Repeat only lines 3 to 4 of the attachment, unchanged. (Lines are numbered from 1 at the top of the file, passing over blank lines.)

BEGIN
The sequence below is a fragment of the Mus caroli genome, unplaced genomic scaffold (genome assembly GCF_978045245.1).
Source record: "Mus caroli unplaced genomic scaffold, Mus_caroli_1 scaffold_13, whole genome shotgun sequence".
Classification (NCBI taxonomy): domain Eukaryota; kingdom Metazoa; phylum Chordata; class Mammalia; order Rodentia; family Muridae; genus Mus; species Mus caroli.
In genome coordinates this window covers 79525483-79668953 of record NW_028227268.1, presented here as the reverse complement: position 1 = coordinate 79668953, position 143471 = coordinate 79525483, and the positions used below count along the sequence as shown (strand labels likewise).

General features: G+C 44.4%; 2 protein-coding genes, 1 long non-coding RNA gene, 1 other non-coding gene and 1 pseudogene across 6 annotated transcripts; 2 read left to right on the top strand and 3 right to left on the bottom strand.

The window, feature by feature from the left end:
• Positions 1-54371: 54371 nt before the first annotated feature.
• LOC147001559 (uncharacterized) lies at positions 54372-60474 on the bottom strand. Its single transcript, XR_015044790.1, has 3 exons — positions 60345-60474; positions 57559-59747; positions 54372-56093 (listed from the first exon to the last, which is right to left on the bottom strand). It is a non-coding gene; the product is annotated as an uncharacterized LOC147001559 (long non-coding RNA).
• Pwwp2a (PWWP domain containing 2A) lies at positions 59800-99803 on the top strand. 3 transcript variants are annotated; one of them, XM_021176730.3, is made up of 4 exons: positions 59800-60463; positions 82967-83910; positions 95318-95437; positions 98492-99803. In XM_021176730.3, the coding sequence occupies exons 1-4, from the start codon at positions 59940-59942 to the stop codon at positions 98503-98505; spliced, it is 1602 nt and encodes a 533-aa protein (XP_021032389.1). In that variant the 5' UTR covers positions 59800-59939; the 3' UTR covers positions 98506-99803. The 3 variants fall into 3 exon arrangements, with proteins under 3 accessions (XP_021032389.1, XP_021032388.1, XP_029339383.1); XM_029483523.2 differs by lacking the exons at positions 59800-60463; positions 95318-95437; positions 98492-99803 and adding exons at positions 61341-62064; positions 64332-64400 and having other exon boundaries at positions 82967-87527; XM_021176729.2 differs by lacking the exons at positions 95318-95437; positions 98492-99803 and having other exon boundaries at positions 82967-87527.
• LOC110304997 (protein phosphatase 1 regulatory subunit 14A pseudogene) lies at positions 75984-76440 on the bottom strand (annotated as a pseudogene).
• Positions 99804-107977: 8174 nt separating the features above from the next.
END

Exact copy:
Classification (NCBI taxonomy): domain Eukaryota; kingdom Metazoa; phylum Chordata; class Mammalia; order Rodentia; family Muridae; genus Mus; species Mus caroli.
In genome coordinates this window covers 79525483-79668953 of record NW_028227268.1, presented here as the reverse complement: position 1 = coordinate 79668953, position 143471 = coordinate 79525483, and the positions used below count along the sequence as shown (strand labels likewise).